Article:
Under the agreement, the Utica City School District agrees to proactively engage with all English language learner students and establishes high school as the default education choice for all students, such that students who don’t want to attend high school must opt-out. The agreement, which will last four years with bi-annual reporting to the NYCLU and LSCNY, contains the following major provisions requiring the district to:

  • Contact all school-age students the refugee center has documented over the last four years who aren’t enrolled in the high school and explain to them their right to enroll. They must obtain a written waiver for every student who chooses not to enroll in high school.
  • Meet every new English language learner student who goes to the refugee center along with an interpreter. They must explain to students their right to attend the high school, how alternate programs are different, and obtain a written waiver from every student who doesn’t want to enroll.
  • Undergo public education efforts at 17 locations in Utica in five languages advising English language learners about their right to attend high school and how to contact the district.
  • Follow up every year with school-age English language learner students enrolled in a GED program and again offer them the chance to transfer to the high school and obtain a written record if they opt-out.
  • Annually train all people involved in school registration in Utica on laws and policies regarding properly enrolling English language learner students.
  • Maintain policies and trainings that comply with these laws and policies.
  • Appoint a compliance coordinator to comply with the settlement.
  • Permit the six students who filed the lawsuit the chance to attend school past their 21st birthday to compensate for the time they were wrongly denied their education.

“I’m really happy about this settlement. Now there is a chance that other kids like me can go to school,” said Ado Lar, a plaintiff who was granted refugee status fearing the Myanmar military and came to Utica when he was 17. Ado had been educated in a Thai public school and wanted to be an engineer, but there were no classes outside of ESL at the alternative program in Utica where he was enrolled, and where he could not have received a diploma or GED.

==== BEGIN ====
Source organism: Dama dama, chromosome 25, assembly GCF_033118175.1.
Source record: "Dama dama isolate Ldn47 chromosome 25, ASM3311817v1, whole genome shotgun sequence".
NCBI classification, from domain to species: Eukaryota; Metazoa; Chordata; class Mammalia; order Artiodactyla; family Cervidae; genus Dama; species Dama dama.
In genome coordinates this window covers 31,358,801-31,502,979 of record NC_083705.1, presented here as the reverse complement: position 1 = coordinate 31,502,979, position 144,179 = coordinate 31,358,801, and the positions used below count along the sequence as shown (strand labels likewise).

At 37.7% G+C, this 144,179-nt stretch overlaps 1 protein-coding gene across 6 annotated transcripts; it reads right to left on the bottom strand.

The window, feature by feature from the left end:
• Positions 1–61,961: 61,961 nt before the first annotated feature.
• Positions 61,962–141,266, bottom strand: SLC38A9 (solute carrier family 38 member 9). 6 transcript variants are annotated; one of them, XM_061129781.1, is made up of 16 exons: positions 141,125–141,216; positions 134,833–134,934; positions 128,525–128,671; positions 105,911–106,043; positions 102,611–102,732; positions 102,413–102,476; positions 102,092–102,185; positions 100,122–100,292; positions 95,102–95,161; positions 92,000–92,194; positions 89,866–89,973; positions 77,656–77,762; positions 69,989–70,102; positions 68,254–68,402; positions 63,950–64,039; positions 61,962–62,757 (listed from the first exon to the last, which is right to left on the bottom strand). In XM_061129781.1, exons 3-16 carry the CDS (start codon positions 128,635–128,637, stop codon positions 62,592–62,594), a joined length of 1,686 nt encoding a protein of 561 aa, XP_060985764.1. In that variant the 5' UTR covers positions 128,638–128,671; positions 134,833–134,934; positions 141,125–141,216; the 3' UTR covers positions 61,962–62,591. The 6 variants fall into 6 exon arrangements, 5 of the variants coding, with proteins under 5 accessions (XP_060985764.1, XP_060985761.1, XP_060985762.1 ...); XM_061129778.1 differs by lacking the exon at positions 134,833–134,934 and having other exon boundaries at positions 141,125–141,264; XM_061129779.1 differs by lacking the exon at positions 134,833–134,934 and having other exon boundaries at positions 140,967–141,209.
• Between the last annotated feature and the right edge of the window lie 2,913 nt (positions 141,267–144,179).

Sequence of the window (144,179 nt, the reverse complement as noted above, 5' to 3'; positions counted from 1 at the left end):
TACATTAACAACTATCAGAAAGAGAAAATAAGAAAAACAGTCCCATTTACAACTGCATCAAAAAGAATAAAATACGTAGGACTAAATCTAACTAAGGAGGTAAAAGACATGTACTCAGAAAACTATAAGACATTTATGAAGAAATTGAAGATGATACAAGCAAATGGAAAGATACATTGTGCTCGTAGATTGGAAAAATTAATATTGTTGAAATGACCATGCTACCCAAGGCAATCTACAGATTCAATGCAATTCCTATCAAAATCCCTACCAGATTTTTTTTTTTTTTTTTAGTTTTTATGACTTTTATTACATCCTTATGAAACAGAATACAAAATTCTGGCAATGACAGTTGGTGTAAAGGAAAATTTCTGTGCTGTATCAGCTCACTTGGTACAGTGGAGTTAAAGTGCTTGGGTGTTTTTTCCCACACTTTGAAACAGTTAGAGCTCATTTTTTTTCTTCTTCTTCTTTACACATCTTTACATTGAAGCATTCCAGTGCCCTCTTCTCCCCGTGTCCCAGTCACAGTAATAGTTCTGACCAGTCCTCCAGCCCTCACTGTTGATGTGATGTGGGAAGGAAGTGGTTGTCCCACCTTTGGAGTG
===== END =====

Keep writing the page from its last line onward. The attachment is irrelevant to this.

Buddhi Bolon-Tamang came to Utica when she was 17 from a Nepali refugee camp, after the Bhutanese military forcibly expelled her family’s ethnic group from Nepal. Proctor High School denied her enrollment, nearly thwarting her dream to become a doctor for disabled people, because her grandparents are disabled.

“I am very happy to go to high school because I now have the opportunity to fulfill my dream. In the future, I want to be a doctor and work with differently abled people to improve their lives,” said Buddhi. “I am happy to know that, because of this settlement, other kids like me can go to high school and achieve their dreams, too.”

“Because of the courage of our plaintiffs, newly arrived immigrants between the ages of 16 and 20 will never again be told that they are too old to attend Proctor High School,” said Susan Young, staff attorney at LSCNY. “The entire community benefits when these new Americans are permitted to attend school, learn English, and prepare for a productive life after graduation.”

After the NYCLU and LSCNY filed their 2015 lawsuit, the New York Attorney General’s Office followed with its own lawsuit against the Utica School District for barring immigrants from the district’s only public high school.

The attorneys joining Desgranges from the NYCLU on this litigation are Alexis Karteron, Arthur Eisenberg and Sam Thypin-Bermeo, and, from Legal Services of Central New York, joining Susan Young and Sam Young is Adam Crowley